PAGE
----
Q. My 14-year-old daughter calls me her best friend. While I like it, I'm concerned she's depending on me too much. How do I encourage her to have her own pals?
A. First off, could you be jumping to conclusions? Parents often worry that their children are having problems when they don't have a large group of friends. Some kids are social butterflies, but others are more comfortable being close to just a few people -- and those friendships are usually really strong. If your daughter has only a few friends and she feels good around those people, don't worry about it. If she has no friends, involve her in activities outside of school -- art lessons, for example -- so she can have relationships with other people and isn't totally dependent on you.
Q. I feel like I live in the local teen center -- my 16-year-old son and his friends hang out in my house day and night. I'm glad they're comfortable with us -- and I like knowing where my son is. But sometimes it's too much. What should I do?
A. This is one of those "be careful what you wish for" situations. You need to analyze why the kids are drawn to your house. Is it that your home is warm and welcoming -- or because you're too preoccupied doing other things to supervise? Or is your family room isolated from the rest of the house? Kids can have some privacy, but you need to drop by every hour or so, as in, "I'm making popcorn. Anybody want some?" Scan the room, look directly in their eyes, take in the vibe, smell the air.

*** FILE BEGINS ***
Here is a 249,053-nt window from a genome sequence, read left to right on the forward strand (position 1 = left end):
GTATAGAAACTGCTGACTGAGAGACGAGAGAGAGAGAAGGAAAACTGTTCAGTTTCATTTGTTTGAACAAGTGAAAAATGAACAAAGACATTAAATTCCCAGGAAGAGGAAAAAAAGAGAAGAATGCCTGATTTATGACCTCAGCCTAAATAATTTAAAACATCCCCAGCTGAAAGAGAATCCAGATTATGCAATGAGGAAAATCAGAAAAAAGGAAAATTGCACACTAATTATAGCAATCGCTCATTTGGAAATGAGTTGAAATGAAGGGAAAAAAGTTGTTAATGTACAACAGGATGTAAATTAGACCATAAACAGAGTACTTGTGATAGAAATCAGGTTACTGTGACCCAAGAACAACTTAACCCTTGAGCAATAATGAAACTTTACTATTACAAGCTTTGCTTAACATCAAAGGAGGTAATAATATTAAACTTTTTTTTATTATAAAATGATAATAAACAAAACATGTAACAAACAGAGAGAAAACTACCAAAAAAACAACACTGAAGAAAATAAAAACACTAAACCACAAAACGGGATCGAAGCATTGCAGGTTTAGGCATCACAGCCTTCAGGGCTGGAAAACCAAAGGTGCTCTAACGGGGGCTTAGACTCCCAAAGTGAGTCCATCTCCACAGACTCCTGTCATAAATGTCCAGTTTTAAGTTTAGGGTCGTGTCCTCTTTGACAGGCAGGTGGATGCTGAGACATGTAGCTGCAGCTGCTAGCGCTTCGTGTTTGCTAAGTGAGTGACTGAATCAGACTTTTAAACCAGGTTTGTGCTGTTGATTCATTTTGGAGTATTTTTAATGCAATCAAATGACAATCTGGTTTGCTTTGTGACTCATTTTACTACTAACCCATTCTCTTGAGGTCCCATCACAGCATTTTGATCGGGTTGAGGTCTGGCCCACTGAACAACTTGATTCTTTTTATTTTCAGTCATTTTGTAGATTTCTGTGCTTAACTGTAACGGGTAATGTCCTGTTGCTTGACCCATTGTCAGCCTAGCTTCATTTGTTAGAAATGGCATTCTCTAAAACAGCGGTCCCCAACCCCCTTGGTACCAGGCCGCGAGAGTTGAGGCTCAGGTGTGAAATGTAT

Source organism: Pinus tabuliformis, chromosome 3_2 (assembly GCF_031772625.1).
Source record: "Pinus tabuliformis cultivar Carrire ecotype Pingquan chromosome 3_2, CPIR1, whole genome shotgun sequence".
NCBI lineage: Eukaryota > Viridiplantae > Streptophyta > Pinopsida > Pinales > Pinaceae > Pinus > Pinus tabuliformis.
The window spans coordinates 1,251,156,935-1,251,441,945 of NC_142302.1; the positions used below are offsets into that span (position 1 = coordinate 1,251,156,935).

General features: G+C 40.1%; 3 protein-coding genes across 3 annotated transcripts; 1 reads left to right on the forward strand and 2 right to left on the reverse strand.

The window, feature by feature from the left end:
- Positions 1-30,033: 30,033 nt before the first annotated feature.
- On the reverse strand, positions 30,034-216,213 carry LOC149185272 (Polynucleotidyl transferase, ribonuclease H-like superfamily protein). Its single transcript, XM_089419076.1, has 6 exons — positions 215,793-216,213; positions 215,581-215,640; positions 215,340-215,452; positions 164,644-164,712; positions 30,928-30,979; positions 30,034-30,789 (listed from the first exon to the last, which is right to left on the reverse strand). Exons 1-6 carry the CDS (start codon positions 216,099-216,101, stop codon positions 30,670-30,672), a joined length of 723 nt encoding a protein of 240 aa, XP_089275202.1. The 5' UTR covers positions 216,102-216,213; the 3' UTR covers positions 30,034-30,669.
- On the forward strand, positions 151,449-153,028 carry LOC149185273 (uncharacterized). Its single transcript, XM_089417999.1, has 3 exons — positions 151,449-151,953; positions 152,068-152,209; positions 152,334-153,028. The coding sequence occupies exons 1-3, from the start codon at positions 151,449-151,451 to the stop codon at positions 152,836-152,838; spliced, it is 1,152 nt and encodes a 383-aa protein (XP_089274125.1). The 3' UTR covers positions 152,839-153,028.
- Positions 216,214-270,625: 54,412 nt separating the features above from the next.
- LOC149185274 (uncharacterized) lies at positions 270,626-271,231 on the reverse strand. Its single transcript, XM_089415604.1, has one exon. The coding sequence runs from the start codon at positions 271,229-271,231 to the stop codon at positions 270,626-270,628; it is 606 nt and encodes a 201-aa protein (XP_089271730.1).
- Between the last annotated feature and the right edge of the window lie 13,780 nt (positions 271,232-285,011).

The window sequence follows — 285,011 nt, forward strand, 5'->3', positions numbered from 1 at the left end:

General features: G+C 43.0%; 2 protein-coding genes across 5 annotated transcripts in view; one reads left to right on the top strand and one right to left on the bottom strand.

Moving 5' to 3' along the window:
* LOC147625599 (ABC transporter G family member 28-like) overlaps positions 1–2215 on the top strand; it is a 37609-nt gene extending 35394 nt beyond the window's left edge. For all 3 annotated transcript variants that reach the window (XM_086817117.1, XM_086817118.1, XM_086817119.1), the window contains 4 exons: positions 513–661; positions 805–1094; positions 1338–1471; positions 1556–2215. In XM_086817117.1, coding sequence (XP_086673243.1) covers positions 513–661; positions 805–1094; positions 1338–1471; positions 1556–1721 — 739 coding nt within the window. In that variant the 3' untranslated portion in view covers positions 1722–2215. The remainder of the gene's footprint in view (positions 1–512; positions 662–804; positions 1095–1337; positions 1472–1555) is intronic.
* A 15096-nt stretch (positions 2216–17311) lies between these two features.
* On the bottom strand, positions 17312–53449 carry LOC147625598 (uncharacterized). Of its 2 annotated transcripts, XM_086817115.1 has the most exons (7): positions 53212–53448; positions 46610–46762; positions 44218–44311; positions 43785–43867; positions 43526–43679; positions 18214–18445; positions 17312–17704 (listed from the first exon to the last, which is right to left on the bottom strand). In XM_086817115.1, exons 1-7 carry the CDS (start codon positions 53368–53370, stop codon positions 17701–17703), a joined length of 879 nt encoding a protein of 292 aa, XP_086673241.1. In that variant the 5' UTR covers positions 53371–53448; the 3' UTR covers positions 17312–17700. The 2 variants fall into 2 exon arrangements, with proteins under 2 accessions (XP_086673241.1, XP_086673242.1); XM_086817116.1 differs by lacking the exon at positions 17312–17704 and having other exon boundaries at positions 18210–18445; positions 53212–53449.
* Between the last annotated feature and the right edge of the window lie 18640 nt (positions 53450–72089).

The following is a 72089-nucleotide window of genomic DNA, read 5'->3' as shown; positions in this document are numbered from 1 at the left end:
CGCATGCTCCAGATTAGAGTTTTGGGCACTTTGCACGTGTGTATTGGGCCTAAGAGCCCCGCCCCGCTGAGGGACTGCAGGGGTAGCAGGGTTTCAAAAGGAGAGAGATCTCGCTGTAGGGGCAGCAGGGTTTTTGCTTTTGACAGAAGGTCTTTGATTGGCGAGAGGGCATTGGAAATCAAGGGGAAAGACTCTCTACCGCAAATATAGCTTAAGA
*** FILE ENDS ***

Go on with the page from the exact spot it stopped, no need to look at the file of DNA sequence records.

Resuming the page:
Since you're the adult, you get the final say on how long they stick around. When you're ready to go to bed, everybody goes home -- you should have curfews for your kids and your house. The only time to break that rule is if one of your son's friends needs a safe haven.
Q. My 12-year-old son is really shy and just started a new school. A coworker's son goes there. Would it be okay if I invited him over?
A. Go ahead, but be careful not to go overboard trying to be the perfect parent or forcing your son to adopt a fake persona. And don't kiss up to the other kid by taking them to an arcade an hour away from home, either. Tell your child that you don't expect them to be best friends after this one visit, and that if it doesn't go well, he doesn't have to do it again. You don't want to put too much pressure on him. Instead, give him the opportunity and freedom to make friends on his terms.
Q. My daughter didn't get a part in the class play, even though she's very talented. I think the adviser has something against her. Should I talk to him?
A. You shouldn't approach this guy -- unless you want to come across as a crazy parent and deprive your daughter of the opportunity to advocate for herself. Instead, sit down with her and help her clarify why she's disappointed, decide what she wants, and figure out when and where to approach the adviser. She should then call or e-mail him to arrange a meeting. There, she can express her disappointment and ask what she can do to have a better chance in the future. Whatever he says, you both have to live with the answer.
Your child has to experience frustration and deal with difficult people. And she must learn that you handle people and problems the same way regardless of the circumstances.